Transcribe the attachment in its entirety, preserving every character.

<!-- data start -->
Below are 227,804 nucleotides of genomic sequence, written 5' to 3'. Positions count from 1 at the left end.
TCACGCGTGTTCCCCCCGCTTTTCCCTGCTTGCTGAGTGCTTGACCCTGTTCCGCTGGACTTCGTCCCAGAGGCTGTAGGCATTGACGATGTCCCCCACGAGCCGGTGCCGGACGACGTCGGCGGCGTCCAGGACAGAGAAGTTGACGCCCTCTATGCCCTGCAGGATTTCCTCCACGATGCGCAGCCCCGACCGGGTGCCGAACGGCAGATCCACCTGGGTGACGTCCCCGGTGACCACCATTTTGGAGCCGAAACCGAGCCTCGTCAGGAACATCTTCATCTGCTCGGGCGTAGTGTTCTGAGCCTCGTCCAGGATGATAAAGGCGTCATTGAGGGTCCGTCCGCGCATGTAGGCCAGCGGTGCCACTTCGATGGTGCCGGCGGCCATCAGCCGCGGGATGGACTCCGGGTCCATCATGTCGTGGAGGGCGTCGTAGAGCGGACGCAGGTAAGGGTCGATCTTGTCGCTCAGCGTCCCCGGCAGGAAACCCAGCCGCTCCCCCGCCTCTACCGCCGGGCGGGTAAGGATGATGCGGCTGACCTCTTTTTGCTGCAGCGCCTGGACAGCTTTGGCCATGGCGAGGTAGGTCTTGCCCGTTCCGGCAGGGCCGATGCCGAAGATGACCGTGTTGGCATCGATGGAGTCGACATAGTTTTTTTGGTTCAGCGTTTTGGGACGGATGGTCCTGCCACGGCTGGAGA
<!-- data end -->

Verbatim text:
Below are 227,804 nucleotides of genomic sequence, written 5' to 3'. Positions count from 1 at the left end.
TCACGCGTGTTCCCCCCGCTTTTCCCTGCTTGCTGAGTGCTTGACCCTGTTCCGCTGGACTTCGTCCCAGAGGCTGTAGGCATTGACGATGTCCCCCACGAGCCGGTGCCGGACGACGTCGGCGGCGTCCAGGACAGAGAAGTTGACGCCCTCTATGCCCTGCAGGATTTCCTCCACGATGCGCAGCCCCGACCGGGTGCCGAACGGCAGATCCACCTGGGTGACGTCCCCGGTGACCACCATTTTGGAGCCGAAACCGAGCCTCGTCAGGAACATCTTCATCTGCTCGGGCGTAGTGTTCTGAGCCTCGTCCAGGATGATAAAGGCGTCATTGAGGGTCCGTCCGCGCATGTAGGCCAGCGGTGCCACTTCGATGGTGCCGGCGGCCATCAGCCGCGGGATGGACTCCGGGTCCATCATGTCGTGGAGGGCGTCGTAGAGCGGACGCAGGTAAGGGTCGATCTTGTCGCTCAGCGTCCCCGGCAGGAAACCCAGCCGCTCCCCCGCCTCTACCGCCGGGCGGGTAAGGATGATGCGGCTGACCTCTTTTTGCTGCAGCGCCTGGACAGCTTTGGCCATGGCGAGGTAGGTCTTGCCCGTTCCGGCAGGGCCGATGCCGAAGATGACCGTGTTGGCATCGATGGAGTCGACATAGTTTTTTTGGTTCAGCGTTTTGGGACGGATGGTCCTGCCACGGCTGGAGA